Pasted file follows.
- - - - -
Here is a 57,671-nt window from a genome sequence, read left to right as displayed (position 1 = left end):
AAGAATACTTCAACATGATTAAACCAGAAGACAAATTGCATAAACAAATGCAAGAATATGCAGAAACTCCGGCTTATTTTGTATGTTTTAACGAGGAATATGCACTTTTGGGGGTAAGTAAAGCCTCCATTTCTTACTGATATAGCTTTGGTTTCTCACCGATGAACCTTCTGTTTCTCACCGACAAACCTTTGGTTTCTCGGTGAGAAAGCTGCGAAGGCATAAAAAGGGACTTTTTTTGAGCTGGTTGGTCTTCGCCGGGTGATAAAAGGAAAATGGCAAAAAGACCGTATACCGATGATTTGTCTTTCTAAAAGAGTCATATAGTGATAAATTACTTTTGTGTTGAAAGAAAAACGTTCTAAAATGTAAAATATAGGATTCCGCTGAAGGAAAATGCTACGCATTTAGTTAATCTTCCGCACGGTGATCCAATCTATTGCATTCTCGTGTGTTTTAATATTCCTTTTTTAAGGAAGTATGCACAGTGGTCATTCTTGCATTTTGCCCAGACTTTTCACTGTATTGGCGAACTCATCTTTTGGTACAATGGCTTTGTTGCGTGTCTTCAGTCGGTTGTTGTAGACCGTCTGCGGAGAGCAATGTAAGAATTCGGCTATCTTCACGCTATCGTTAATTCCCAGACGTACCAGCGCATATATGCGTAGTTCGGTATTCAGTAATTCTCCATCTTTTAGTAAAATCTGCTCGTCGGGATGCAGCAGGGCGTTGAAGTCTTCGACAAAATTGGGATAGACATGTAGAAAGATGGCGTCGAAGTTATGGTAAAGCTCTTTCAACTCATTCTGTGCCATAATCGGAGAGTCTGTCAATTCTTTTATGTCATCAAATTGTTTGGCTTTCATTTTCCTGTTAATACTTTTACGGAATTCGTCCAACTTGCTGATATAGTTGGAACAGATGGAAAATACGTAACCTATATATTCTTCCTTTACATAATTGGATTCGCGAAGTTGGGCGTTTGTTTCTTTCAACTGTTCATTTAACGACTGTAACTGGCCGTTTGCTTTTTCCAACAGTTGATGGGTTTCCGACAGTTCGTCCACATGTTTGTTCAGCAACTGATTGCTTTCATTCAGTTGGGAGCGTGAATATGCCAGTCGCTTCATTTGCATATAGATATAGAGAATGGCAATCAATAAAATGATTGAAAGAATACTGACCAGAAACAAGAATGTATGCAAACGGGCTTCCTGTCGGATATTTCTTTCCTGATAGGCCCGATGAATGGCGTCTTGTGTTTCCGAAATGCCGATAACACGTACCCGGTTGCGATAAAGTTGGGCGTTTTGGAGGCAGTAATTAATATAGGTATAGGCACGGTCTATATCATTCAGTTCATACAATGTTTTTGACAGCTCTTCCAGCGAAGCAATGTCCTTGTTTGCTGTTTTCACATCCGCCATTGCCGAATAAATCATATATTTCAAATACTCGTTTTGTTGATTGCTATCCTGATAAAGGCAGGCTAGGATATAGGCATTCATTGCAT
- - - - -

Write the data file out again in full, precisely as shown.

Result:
Here is a 57,671-nt window from a genome sequence, read left to right as displayed (position 1 = left end):
AAGAATACTTCAACATGATTAAACCAGAAGACAAATTGCATAAACAAATGCAAGAATATGCAGAAACTCCGGCTTATTTTGTATGTTTTAACGAGGAATATGCACTTTTGGGGGTAAGTAAAGCCTCCATTTCTTACTGATATAGCTTTGGTTTCTCACCGATGAACCTTCTGTTTCTCACCGACAAACCTTTGGTTTCTCGGTGAGAAAGCTGCGAAGGCATAAAAAGGGACTTTTTTTGAGCTGGTTGGTCTTCGCCGGGTGATAAAAGGAAAATGGCAAAAAGACCGTATACCGATGATTTGTCTTTCTAAAAGAGTCATATAGTGATAAATTACTTTTGTGTTGAAAGAAAAACGTTCTAAAATGTAAAATATAGGATTCCGCTGAAGGAAAATGCTACGCATTTAGTTAATCTTCCGCACGGTGATCCAATCTATTGCATTCTCGTGTGTTTTAATATTCCTTTTTTAAGGAAGTATGCACAGTGGTCATTCTTGCATTTTGCCCAGACTTTTCACTGTATTGGCGAACTCATCTTTTGGTACAATGGCTTTGTTGCGTGTCTTCAGTCGGTTGTTGTAGACCGTCTGCGGAGAGCAATGTAAGAATTCGGCTATCTTCACGCTATCGTTAATTCCCAGACGTACCAGCGCATATATGCGTAGTTCGGTATTCAGTAATTCTCCATCTTTTAGTAAAATCTGCTCGTCGGGATGCAGCAGGGCGTTGAAGTCTTCGACAAAATTGGGATAGACATGTAGAAAGATGGCGTCGAAGTTATGGTAAAGCTCTTTCAACTCATTCTGTGCCATAATCGGAGAGTCTGTCAATTCTTTTATGTCATCAAATTGTTTGGCTTTCATTTTCCTGTTAATACTTTTACGGAATTCGTCCAACTTGCTGATATAGTTGGAACAGATGGAAAATACGTAACCTATATATTCTTCCTTTACATAATTGGATTCGCGAAGTTGGGCGTTTGTTTCTTTCAACTGTTCATTTAACGACTGTAACTGGCCGTTTGCTTTTTCCAACAGTTGATGGGTTTCCGACAGTTCGTCCACATGTTTGTTCAGCAACTGATTGCTTTCATTCAGTTGGGAGCGTGAATATGCCAGTCGCTTCATTTGCATATAGATATAGAGAATGGCAATCAATAAAATGATTGAAAGAATACTGACCAGAAACAAGAATGTATGCAAACGGGCTTCCTGTCGGATATTTCTTTCCTGATAGGCCCGATGAATGGCGTCTTGTGTTTCCGAAATGCCGATAACACGTACCCGGTTGCGATAAAGTTGGGCGTTTTGGAGGCAGTAATTAATATAGGTATAGGCACGGTCTATATCATTCAGTTCATACAATGTTTTTGACAGCTCTTCCAGCGAAGCAATGTCCTTGTTTGCTGTTTTCACATCCGCCATTGCCGAATAAATCATATATTTCAAATACTCGTTTTGTTGATTGCTATCCTGATAAAGGCAGGCTAGGATATAGGCATTCATTGCAT